The Title Companies contended that they used the proceeds from the house sales to pay encumbrances, taxes, title insurance premiums, and real estate commissions and that these payments qualify as “charges against the estate or expenses of its administration.” For example, the Title Companies said that one of the three houses was encumbered by a $124,000 deed of trust in the name of Roberta Smith. After the sale, First American Title paid $122,829.98 from the sale proceeds to the company owning the deed of trust. The Title Companies argued that if the deed of trust “was paid out of the proceeds of the sale of the property, the special lien was automatically divested.” The Title Companies also claimed that a portion of the sale proceeds from the homes was used to satisfy loans Ms. Jensen may have incurred in “expenses of the estate” after her mother’s death.
The court said that the arguments were too hypothetical to show that a material issue of fact was in dispute that would warrant denying summary judgment. However, the court said, even if it is assumed that the Title Companies used the sale proceeds from the three homes to satisfy the charges or expenses of the estate, the Title Companies still could not prevail because they did not establish that a court with proper jurisdiction allowed the payments.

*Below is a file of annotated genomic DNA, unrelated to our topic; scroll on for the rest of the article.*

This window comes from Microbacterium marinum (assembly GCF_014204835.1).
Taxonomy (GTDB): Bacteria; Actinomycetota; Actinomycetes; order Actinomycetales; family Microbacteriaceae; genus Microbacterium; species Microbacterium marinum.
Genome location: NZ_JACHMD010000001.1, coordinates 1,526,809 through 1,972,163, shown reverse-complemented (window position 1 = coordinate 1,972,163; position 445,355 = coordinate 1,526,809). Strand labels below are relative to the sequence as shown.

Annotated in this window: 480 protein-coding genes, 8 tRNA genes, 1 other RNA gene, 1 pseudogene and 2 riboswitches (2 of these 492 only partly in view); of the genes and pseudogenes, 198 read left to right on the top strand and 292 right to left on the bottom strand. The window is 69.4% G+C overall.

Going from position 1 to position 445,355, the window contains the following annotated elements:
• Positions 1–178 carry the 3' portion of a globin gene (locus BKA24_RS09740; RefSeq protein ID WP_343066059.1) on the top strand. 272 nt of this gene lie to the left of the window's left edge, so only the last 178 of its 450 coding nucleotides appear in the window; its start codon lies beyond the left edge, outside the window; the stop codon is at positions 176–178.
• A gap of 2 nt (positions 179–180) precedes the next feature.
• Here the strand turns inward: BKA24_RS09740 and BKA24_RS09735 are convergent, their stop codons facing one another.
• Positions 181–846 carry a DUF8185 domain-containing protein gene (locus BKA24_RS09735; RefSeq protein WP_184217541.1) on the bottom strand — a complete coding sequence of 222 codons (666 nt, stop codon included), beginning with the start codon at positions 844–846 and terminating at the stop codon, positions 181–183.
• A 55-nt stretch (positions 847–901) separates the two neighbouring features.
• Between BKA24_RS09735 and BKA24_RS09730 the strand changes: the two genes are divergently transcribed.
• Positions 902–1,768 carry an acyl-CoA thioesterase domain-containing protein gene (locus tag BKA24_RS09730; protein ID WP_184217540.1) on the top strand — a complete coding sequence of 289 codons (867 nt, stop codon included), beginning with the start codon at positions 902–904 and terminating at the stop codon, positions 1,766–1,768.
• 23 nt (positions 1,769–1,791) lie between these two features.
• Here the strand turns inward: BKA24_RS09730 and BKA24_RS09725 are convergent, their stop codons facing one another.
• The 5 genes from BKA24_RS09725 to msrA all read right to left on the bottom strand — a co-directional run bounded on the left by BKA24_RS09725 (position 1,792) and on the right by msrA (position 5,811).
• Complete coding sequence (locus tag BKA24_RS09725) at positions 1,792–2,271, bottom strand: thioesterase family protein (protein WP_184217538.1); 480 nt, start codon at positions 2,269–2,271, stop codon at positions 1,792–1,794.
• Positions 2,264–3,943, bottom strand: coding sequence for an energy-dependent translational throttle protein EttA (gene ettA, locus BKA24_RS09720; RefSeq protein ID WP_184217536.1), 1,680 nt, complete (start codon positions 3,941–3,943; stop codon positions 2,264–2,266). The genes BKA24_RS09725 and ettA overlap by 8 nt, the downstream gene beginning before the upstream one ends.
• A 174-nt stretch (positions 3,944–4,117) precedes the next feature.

The Title Companies contended that the state court non-intervention probate order met this second prong of the test. However the district court disagreed.
Ninth Circuit. The Ninth Circuit noted that 28 USCS 1346 is the general statute providing jurisdiction in the district courts for taxpayer suits against IRS. It said, however, that Code Sec. 7426 is the statute providing jurisdiction for suits by persons other than taxpayers. According to the Appeals Court, the problem for the Title Companies is that Code Sec. 7426(c) does not let them challenge the assessment of how much Frisko Freeze was worth, and the assessment is what they claim makes the taxes they paid too high.
The Ninth Circuit stressed that justice does not require that 28 USCS 1346 be embraced to avoid the Code Sec. 7426 limitation on challenges to assessments. Had Jensen paid the estate taxes when due, or paid the installments and not gone bankrupt, she could not have challenged the assessment, because she had agreed to it. There is no good reason why her failure to pay the estate’s taxes should reopen the valuation of Frisko Freeze, Inc. True, the homeowners and the title insurers that stepped into their shoes did not have a chance to challenge the assessment. But the assessment was not really their problem. Their problem was that the real estate chain of title included an estate that had not paid its taxes. A third party that pays a tax to eliminate a tax lien on the third party’s property is, under Code Sec. 7426(c), bound by the assessment on the property.